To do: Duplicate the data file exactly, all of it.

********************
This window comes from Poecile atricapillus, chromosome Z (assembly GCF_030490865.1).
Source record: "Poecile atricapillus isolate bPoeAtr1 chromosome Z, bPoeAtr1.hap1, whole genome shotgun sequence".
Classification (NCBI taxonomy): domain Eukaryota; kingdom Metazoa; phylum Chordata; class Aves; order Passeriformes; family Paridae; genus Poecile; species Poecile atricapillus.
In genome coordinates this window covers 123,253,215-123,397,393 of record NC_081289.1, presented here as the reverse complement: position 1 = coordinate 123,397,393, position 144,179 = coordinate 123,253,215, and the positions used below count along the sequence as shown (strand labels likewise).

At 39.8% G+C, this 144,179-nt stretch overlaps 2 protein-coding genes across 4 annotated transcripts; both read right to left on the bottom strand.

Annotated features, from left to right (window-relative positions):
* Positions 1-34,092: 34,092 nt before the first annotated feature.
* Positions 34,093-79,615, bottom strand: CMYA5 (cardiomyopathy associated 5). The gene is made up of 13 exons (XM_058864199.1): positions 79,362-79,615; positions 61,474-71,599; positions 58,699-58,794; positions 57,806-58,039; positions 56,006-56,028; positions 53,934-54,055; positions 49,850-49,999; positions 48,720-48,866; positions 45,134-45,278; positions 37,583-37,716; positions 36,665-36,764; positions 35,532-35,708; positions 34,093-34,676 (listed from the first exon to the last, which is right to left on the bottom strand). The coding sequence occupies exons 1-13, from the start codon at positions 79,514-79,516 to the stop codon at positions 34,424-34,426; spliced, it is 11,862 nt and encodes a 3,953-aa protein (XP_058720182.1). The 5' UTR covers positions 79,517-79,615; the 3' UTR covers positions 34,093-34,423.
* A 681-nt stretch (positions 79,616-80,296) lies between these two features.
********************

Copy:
This window comes from Poecile atricapillus, chromosome Z (assembly GCF_030490865.1).
Source record: "Poecile atricapillus isolate bPoeAtr1 chromosome Z, bPoeAtr1.hap1, whole genome shotgun sequence".
Classification (NCBI taxonomy): domain Eukaryota; kingdom Metazoa; phylum Chordata; class Aves; order Passeriformes; family Paridae; genus Poecile; species Poecile atricapillus.
In genome coordinates this window covers 123,253,215-123,397,393 of record NC_081289.1, presented here as the reverse complement: position 1 = coordinate 123,397,393, position 144,179 = coordinate 123,253,215, and the positions used below count along the sequence as shown (strand labels likewise).

At 39.8% G+C, this 144,179-nt stretch overlaps 2 protein-coding genes across 4 annotated transcripts; both read right to left on the bottom strand.

Annotated features, from left to right (window-relative positions):
* Positions 1-34,092: 34,092 nt before the first annotated feature.
* Positions 34,093-79,615, bottom strand: CMYA5 (cardiomyopathy associated 5). The gene is made up of 13 exons (XM_058864199.1): positions 79,362-79,615; positions 61,474-71,599; positions 58,699-58,794; positions 57,806-58,039; positions 56,006-56,028; positions 53,934-54,055; positions 49,850-49,999; positions 48,720-48,866; positions 45,134-45,278; positions 37,583-37,716; positions 36,665-36,764; positions 35,532-35,708; positions 34,093-34,676 (listed from the first exon to the last, which is right to left on the bottom strand). The coding sequence occupies exons 1-13, from the start codon at positions 79,514-79,516 to the stop codon at positions 34,424-34,426; spliced, it is 11,862 nt and encodes a 3,953-aa protein (XP_058720182.1). The 5' UTR covers positions 79,517-79,615; the 3' UTR covers positions 34,093-34,423.
* A 681-nt stretch (positions 79,616-80,296) lies between these two features.